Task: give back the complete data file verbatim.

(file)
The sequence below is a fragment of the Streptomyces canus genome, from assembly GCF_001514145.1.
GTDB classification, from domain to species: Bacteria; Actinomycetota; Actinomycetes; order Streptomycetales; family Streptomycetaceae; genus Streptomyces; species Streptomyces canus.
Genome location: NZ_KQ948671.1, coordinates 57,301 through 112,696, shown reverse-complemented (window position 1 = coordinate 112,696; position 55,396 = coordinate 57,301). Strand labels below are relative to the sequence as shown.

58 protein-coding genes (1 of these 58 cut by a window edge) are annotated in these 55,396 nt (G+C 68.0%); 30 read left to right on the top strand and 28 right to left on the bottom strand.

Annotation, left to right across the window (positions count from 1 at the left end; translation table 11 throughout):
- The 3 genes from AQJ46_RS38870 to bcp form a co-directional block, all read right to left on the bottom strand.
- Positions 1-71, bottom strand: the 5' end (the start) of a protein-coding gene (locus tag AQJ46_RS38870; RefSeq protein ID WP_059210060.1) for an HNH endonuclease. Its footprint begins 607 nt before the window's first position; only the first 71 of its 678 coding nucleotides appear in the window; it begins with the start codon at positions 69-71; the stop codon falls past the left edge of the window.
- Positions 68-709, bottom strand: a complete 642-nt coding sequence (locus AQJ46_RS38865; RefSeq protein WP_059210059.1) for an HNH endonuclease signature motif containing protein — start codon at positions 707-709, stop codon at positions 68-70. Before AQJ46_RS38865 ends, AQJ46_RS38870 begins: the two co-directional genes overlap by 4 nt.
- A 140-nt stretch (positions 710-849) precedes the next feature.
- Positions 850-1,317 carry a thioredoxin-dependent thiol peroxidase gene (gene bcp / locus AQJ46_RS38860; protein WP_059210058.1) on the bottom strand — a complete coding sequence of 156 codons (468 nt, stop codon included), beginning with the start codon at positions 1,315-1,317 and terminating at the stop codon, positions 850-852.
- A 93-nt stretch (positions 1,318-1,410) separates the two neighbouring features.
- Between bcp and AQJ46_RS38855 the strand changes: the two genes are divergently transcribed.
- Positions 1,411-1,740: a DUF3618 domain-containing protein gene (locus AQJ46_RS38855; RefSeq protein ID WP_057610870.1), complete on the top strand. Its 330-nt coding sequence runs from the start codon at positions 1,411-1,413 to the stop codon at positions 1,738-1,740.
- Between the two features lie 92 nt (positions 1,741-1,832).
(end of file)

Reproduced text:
The sequence below is a fragment of the Streptomyces canus genome, from assembly GCF_001514145.1.
GTDB classification, from domain to species: Bacteria; Actinomycetota; Actinomycetes; order Streptomycetales; family Streptomycetaceae; genus Streptomyces; species Streptomyces canus.
Genome location: NZ_KQ948671.1, coordinates 57,301 through 112,696, shown reverse-complemented (window position 1 = coordinate 112,696; position 55,396 = coordinate 57,301). Strand labels below are relative to the sequence as shown.

58 protein-coding genes (1 of these 58 cut by a window edge) are annotated in these 55,396 nt (G+C 68.0%); 30 read left to right on the top strand and 28 right to left on the bottom strand.

Annotation, left to right across the window (positions count from 1 at the left end; translation table 11 throughout):
- The 3 genes from AQJ46_RS38870 to bcp form a co-directional block, all read right to left on the bottom strand.
- Positions 1-71, bottom strand: the 5' end (the start) of a protein-coding gene (locus tag AQJ46_RS38870; RefSeq protein ID WP_059210060.1) for an HNH endonuclease. Its footprint begins 607 nt before the window's first position; only the first 71 of its 678 coding nucleotides appear in the window; it begins with the start codon at positions 69-71; the stop codon falls past the left edge of the window.
- Positions 68-709, bottom strand: a complete 642-nt coding sequence (locus AQJ46_RS38865; RefSeq protein WP_059210059.1) for an HNH endonuclease signature motif containing protein — start codon at positions 707-709, stop codon at positions 68-70. Before AQJ46_RS38865 ends, AQJ46_RS38870 begins: the two co-directional genes overlap by 4 nt.
- A 140-nt stretch (positions 710-849) precedes the next feature.
- Positions 850-1,317 carry a thioredoxin-dependent thiol peroxidase gene (gene bcp / locus AQJ46_RS38860; protein WP_059210058.1) on the bottom strand — a complete coding sequence of 156 codons (468 nt, stop codon included), beginning with the start codon at positions 1,315-1,317 and terminating at the stop codon, positions 850-852.
- A 93-nt stretch (positions 1,318-1,410) separates the two neighbouring features.
- Between bcp and AQJ46_RS38855 the strand changes: the two genes are divergently transcribed.
- Positions 1,411-1,740: a DUF3618 domain-containing protein gene (locus AQJ46_RS38855; RefSeq protein ID WP_057610870.1), complete on the top strand. Its 330-nt coding sequence runs from the start codon at positions 1,411-1,413 to the stop codon at positions 1,738-1,740.
- Between the two features lie 92 nt (positions 1,741-1,832).